Lisa’s latest article for the Forbes Business Council discusses how to teach the art of business development to your team.
Read it here:
When you hear the word rainmaker, an individual responsible for generating a lot of business, you may conjure up an image of a stodgy lawyer, the senior, aggressive, boisterous kind who makes young associates shiver in their boots and fear for their jobs. Indeed, this might have been the case at one time, but it need not describe rainmakers today.
Though the term is frequently used in law, being a rainmaker isn’t restricted to legal practice. And, to be a rainmaker, you don’t have to engender fear in anyone who crosses your path. In fact, a rainmaker and rainmaker-in-the-making are quite the opposite; they are helpful to clients and team members alike, educators at their finest.
If you are currently a rainmaker and agree you’re not of the scary variety, the good news is you’re in the position to be both rainmaker and leader. Someone who can educate your team members to each become prolific earners for your business.
Even better news is anyone in business can become a rainmaker. That is, with the right skill set. As applicable to any skill, rainmaking is one you can teach and one anybody on your team can learn if they are open to it or if you can help them become open to it. With this potential in mind, below are 10 strategies to help get you started on teaching your team to become your best earners.
1. Offer training and development opportunities.
Want to show your team you believe in them? Want them to succeed? Then invest in them. How? By offering them training and development opportunities. Give them industry knowledge and teach them how to negotiate and, of course, sell. Yes, I said sell because every job, even those that don’t look like it, is a sales job.
Don’t forget about teaching your team people skills. Interpersonal skills are equally crucial, internally at your company and for client development, so teach your people how to be better listeners and communicators and more empathetic. These skills will all serve them—and you—well.
2. Provide continuing education.
Once you’ve offered your team training and development opportunities, don’t leave them hanging; your job isn’t done, and neither is theirs. Learning should be ongoing. So, encourage your team to stay on top of the latest trends in the industry by attending webinars, completing refresher courses and reading.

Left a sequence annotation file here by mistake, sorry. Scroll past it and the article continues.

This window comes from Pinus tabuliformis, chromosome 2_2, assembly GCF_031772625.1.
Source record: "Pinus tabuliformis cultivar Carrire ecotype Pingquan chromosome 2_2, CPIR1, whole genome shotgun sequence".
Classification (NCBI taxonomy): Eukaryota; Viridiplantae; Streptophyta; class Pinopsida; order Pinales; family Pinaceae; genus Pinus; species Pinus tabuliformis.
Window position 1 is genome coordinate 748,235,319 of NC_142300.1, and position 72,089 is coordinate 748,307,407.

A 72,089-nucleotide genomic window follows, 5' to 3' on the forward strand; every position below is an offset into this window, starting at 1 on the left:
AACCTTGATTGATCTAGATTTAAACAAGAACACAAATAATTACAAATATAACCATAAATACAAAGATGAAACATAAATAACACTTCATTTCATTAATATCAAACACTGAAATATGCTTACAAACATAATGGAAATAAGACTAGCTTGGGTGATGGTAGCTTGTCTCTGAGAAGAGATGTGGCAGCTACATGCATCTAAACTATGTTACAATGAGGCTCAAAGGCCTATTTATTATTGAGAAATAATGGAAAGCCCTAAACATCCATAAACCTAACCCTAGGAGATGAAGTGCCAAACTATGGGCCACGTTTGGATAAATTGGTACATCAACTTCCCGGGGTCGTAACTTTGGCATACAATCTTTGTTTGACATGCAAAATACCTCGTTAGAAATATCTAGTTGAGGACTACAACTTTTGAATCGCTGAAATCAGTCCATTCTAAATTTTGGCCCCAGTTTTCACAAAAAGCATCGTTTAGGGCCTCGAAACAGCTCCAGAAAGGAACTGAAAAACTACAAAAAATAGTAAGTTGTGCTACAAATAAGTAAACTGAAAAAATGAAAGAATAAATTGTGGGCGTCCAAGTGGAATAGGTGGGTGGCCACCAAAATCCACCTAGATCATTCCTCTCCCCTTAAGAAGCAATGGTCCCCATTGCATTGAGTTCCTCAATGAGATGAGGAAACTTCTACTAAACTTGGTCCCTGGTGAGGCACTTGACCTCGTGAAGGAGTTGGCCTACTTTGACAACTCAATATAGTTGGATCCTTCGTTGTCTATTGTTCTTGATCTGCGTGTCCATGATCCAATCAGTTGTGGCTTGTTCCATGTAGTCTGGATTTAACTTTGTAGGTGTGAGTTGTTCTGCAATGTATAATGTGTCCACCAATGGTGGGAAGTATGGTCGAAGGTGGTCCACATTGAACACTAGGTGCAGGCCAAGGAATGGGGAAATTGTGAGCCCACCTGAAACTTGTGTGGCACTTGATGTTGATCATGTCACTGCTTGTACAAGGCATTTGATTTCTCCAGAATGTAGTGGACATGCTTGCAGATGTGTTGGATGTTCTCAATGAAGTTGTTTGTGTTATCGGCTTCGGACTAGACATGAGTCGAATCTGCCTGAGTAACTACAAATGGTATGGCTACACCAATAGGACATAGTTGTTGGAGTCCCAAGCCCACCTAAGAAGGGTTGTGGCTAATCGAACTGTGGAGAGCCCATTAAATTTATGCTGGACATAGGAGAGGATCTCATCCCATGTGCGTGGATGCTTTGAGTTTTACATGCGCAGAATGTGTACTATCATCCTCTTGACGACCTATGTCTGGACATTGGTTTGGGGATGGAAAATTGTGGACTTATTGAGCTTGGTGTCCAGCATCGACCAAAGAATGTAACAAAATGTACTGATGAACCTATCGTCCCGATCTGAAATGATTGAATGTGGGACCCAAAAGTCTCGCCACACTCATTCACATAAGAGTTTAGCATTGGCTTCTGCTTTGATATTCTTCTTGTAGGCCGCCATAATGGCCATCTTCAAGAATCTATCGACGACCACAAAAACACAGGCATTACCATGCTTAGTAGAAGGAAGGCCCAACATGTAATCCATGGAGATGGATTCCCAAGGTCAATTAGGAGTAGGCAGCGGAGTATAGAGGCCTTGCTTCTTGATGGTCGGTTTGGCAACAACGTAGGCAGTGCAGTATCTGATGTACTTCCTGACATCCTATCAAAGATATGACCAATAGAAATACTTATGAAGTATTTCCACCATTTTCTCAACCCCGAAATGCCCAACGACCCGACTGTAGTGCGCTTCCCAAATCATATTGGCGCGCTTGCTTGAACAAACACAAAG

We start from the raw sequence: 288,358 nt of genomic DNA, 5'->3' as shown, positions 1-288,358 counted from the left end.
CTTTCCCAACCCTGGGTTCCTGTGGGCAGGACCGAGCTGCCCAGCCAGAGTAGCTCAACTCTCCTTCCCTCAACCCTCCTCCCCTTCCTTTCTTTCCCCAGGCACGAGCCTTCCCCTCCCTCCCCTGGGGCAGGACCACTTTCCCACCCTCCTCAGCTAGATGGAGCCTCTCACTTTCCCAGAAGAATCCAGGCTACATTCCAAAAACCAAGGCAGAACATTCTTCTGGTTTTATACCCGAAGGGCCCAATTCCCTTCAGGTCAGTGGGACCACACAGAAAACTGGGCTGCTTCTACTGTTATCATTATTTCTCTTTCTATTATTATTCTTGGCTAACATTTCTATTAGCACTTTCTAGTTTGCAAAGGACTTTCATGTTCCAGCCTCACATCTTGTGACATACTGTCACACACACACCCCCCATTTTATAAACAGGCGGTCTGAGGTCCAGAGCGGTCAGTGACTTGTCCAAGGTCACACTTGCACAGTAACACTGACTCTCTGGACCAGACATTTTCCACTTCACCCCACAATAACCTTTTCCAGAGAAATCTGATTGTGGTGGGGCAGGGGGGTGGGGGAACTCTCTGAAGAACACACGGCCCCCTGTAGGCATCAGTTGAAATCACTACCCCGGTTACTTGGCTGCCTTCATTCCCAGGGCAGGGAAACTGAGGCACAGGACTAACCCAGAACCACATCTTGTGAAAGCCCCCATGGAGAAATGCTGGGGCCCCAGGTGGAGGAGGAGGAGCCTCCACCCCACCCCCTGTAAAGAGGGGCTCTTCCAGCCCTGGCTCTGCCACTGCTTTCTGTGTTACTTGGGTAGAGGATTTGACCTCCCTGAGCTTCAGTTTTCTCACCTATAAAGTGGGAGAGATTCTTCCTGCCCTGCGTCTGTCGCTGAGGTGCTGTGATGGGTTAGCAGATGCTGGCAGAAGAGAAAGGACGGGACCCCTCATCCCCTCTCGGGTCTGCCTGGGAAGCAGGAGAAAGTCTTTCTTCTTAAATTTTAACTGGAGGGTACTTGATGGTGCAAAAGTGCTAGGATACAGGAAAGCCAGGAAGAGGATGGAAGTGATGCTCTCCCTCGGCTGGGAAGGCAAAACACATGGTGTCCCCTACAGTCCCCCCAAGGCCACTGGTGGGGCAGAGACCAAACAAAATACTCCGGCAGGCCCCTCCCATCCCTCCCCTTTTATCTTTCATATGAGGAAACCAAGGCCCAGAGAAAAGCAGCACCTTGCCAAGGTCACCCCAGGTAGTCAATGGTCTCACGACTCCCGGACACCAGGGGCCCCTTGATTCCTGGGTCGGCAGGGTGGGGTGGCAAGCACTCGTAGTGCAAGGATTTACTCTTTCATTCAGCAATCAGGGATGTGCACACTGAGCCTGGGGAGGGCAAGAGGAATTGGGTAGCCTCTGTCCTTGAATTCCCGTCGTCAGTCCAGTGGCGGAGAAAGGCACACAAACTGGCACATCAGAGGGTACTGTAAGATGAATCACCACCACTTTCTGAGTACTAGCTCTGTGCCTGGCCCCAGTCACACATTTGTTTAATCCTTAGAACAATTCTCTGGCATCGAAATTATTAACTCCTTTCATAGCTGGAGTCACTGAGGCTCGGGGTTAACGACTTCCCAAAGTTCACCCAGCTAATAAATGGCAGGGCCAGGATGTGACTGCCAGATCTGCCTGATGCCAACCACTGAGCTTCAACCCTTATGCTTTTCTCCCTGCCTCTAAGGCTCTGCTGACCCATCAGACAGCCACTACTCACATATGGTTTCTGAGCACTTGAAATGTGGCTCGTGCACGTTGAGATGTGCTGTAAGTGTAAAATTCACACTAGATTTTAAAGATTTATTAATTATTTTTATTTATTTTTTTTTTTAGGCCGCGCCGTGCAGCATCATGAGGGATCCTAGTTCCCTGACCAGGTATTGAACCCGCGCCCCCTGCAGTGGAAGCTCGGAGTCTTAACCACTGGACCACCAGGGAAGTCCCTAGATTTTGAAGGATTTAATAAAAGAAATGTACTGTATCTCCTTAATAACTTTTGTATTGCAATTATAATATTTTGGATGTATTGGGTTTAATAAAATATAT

3. Provide opportunities for your team to role play.
What better way for your team to practice proposals, formulate elevator pitches and prepare themselves for unexpected scenarios than to practice on each other? Role play is an essential part of learning, and given how it can also be fun while inexpensive to organize, role play can be incorporated into internal training sessions easily.
4. Invest in technological tools.
Arm your team with tools like customer relationship management (CRM) systems, analytics and other technologies to help them manage their relationships with clients effectively and efficiently, as well as with each other.
5. Set goals and track progress.
Give your team a clear pathway to success by setting goals for your people individually and as a team. Review their progress with them one-on-one and ensure they understand their specific role in contributing to the company’s overall revenue goal.
6. Give your team something to work for.
Incentives can come in various forms, from words of praise to compensation. Everyone likes to be recognized for their efforts and success, especially when measured against others.
7. Reward collaboration.
Reward collaborative efforts, but don’t let the competition make rain become too stiff. The last thing you want to create is a cutthroat environment. Instead, create a collaborative environment by incentivizing work done as a team. This type of culture encourages people to learn from each other, which, in turn, leads to growth individually and as a whole.
8. Encourage your team to network internally and externally.
Under the same umbrella is networking. Depending on the size of your organization, you want to encourage your team to network not only outside the company but internally as well. Those team connections inside your organization will prove vital as teammates refer work to one another when applicable.
Outside, encourage your team members to join professional organizations, attend trade shows and events, and support the company on social media. Allotting money in your budget to cover some of the expenses associated with such efforts can make it easier for your team to get involved without worrying about financing these endeavors on their own.
9. Teach the value of free.
Everyone loves getting a deal, and your clients will love it even more when they receive valuable advice that doesn’t always come with a price tag. Consulting can be an effective way to sell without selling, depending on your industry.
So, teach your team to become troubleshooters and problem-solvers. Clients who feel like they’re getting something for free will be appreciative and more trusting, which could lead to better client development and increased sales over time.
10. Lead by example.
It’s pretty hard to gain your team’s trust and respect and have them follow your lead if you’re not leading by example. The best way for your team to understand what you want and expect from them is by watching you.
So don’t just say the words—live them. All the while remembering that becoming a rainmaker didn’t happen to you overnight, and, therefore, you shouldn’t expect it for your team.
Making rain requires time, patience and consistent effort. From everyone.